If you’re out walking your doggo, it can be really frustrating when people rush to say hello without observing a few simple rules. Some dogs can be reactive and nervous about meeting new people. Some may be over-protective of their owner, while others may be focused on their training and don’t need the distraction. Unsolicited attention can cause all sorts of problems and even be dangerous, even when you’re armed with the best dog treats.
Dog training company, K9 Summit (opens in new tab) based in Tennessee created a video about how NOT to greet dogs which has received almost 500K likes on TikTok. The video, entitled ‘Five ways you should NEVER greet a dog!’, lists common mistakes every owner will be familiar with.
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If you have a dog that’s scared, young, or simply working on calm greetings, the last thing you’ll need is other people interrupting training session. K9 Summit (opens in new tab) have put together a list of the worst ways to try and pet a dog and despite the jokey approach, they’re making some serious points.
K9 Summit’s video listed the worst offenders – people who continue to try and pet after being told no; those who allow their off-leash dog to run up to yours; people who touch your dog quickly while keeping moving; people who get into your pet’s body space and overwhelm him, and those who force their hands under your dog’s nose rather than letting him choose to approach. All big no-nos!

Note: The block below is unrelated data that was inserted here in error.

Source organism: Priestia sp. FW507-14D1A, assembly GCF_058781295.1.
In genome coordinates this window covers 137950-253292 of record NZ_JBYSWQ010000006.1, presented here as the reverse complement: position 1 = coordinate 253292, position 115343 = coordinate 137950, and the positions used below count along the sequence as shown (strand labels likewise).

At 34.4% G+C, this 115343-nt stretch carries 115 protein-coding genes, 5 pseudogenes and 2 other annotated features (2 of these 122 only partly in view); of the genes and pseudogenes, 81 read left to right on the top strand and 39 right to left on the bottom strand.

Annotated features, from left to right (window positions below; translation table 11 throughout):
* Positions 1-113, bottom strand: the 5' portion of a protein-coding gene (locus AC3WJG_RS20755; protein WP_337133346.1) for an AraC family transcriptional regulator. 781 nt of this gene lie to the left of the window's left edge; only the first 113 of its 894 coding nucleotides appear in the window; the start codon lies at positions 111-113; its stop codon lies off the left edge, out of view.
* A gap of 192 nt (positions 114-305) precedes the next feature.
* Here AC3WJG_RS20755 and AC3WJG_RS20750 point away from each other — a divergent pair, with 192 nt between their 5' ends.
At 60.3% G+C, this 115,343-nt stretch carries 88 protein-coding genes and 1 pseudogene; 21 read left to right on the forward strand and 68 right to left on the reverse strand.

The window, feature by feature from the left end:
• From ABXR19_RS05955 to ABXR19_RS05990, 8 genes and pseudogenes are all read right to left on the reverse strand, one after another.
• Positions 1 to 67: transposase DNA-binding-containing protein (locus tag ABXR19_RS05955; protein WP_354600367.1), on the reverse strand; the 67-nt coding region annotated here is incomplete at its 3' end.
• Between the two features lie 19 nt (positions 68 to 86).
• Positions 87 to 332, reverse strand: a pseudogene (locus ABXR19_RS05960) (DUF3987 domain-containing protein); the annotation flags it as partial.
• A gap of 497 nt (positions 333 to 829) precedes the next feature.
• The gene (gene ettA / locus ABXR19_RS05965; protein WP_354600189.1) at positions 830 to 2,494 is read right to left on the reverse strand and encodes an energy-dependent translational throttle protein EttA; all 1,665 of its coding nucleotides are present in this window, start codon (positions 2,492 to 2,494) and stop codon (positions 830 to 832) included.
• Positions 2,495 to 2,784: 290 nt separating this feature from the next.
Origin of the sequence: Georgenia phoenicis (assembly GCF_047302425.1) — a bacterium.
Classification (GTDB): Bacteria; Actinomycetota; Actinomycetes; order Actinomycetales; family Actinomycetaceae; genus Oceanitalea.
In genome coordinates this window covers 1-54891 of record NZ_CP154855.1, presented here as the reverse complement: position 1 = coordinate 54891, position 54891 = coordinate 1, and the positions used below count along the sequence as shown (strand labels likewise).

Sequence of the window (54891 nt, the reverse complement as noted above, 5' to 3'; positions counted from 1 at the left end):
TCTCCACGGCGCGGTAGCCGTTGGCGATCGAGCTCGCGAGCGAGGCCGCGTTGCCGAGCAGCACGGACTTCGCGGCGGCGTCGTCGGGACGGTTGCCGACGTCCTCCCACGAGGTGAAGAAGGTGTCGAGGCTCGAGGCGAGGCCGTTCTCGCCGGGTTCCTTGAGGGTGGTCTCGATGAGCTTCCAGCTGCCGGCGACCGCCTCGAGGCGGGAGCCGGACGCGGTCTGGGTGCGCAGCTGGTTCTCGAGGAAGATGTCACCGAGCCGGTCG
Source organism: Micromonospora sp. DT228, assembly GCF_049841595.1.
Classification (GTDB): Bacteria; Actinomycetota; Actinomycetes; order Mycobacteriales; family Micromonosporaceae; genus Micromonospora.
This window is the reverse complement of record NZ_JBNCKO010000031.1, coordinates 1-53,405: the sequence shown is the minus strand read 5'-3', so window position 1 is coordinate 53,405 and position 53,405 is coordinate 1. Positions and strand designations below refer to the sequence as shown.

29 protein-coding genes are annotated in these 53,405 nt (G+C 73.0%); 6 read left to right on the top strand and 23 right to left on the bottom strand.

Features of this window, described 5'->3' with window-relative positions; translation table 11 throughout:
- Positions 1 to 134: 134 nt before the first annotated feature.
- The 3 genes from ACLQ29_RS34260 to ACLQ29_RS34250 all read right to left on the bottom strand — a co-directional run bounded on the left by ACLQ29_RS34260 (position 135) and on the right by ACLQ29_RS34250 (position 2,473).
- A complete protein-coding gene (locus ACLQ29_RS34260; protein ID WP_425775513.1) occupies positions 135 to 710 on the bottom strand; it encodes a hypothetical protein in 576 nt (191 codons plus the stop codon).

Lots of people commented with their own experiences, including one person who said “The ‘but my dog’s friendly people’ are the worst! I only take my dog to leashed parks and they’ll have their dogs off leash, UGH!”.
It’s also helpful to get to grips with your dog’s body language to help you decide whether he’ll welcome attention. If in doubt, it’s always best to say a polite but firm ‘no’ – true dog lovers will understand and respect your decision. If greetings are a challenge for your pooch, keep your distance from other people when you can and very slowly build up your dog’s tolerance to other people or dogs using the help of a specialist trainer.
Sara is a freelance journalist and copywriter of many years’ experience with a lifelong love of animals. She’s written for a range of magazines and websites on subjects varying from pet care to travel. A horse rider since the age of five, she’s currently a full time pet slave to horse Blue and gorgeous, goofy English Springer Spaniel Olly. Adorable Olly has a huge sense of adventure and no sense of direction, keeping Sara on her toes.